Lock-in Day One

There are twelve of us here, in Greve de Lecq barracks, at the bottom of a fishbowl. It’s half past eight and we have reached a break in proceedings. We will reconvene shortly and by the time we are done I’ll be clamouring to sleep so tomorrow I can go again. My body feels tired, and I’m a long way from being the oldest on this residency. But even in the breaks we all go and swim in the sea.

Normally under such circumstances I’d find myself saying that I’ll lose weight by mistake this week but they are truly feeding us. There is no chance in the world that we will starve. This is a week long residence with Jersey Art House. They call it an Artist’s Lock-in. I applied last time I was in Jersey, wanting to connect to the island of my birth through my artistic practice. Of the twelve of us, only two were born in this place. Most are here for the first time. It’s good to see things through their eyes.

Time passed. It’s quarter past ten. We are finished for the night. I’m pooped. Pablo has found some chamomile tea. He’s put the kettle on and he’s talking with Kyriakos about flamenco. I’m taking a second to write words.

Today we played together and found a mixture of joy and random strangeness. We started to understand again the way in which artistic imaginations and priorities overlap. This is a group of positive makers, and I’m proud to be included. I was involved in a number of happenings, stories and moments. We even found a way to bring the bees in to other people’s experience. With all the variance in people’s artistic view, it’s perhaps hardest for us to do what some brave souls attempted tonight – to give a ten minute presentation about the kind of things we make. I’m thinking perhaps I should just scream and weep for nine minutes and then give everybody a flower.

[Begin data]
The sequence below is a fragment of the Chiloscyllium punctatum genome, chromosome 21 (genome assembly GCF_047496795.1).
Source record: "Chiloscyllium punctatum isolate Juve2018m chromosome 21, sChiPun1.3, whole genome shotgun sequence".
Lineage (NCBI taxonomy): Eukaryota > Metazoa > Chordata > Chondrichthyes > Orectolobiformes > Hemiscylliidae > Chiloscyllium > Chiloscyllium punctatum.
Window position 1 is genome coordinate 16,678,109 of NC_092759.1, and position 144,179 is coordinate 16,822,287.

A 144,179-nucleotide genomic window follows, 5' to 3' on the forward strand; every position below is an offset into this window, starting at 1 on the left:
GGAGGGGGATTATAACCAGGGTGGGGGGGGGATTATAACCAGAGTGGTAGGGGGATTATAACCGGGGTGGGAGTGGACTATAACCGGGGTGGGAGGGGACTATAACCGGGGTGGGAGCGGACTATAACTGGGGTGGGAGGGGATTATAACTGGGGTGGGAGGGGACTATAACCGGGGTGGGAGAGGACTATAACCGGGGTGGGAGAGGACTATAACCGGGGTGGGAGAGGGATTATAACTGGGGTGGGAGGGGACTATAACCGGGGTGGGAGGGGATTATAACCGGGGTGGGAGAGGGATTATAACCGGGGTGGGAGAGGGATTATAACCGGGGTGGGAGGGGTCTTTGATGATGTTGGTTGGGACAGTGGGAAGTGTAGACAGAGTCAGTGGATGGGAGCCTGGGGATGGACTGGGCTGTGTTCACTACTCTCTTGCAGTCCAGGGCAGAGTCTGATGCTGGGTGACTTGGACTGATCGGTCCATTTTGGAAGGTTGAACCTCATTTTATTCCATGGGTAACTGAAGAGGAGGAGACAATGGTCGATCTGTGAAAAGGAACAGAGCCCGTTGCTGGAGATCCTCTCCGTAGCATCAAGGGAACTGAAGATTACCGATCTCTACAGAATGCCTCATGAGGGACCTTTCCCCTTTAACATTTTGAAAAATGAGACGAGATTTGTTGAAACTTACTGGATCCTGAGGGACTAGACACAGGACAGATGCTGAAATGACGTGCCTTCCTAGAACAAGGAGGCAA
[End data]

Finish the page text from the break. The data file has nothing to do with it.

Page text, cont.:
I’m in safe company here. The guys are dedicated and fun. One group had rehearsed short piece in the dry on the beach, without taking into account the speed at which the tide comes in around this island. When it came time to perform the piece they’d made the water was deeply rushing. We watched them walk into the sea singing ancient songs, and as they did so the wind stepped up and the breakers started really roaring in.

I also got to make a sandcastle. The last time I made one of those I was probably on this island. Ok it wasn’t called “The Island of Secrets,” and it didn’t have loads of things concealed in it. But I still had the almost forgotten joy of filling a bucket with sand and turning it upside down.

This is a joyful and playful way to connect with a load of other artists and makers. It’s fascinating sharing the similarities and differences in process and priorities. I’m absolutely knackered though. And I really hope I don’t snore like a chainsaw again… Unfamiliar single beds are the worst.

Kyriakos has started playing strange broken down half electronic Cypriot folk music. I’m gonna tune in momentarily. Then pass out.

Author: albarclay

This blog is a work of creative writing. Do not mistake it for truth. All opinions are mine and not that of my numerous employers.

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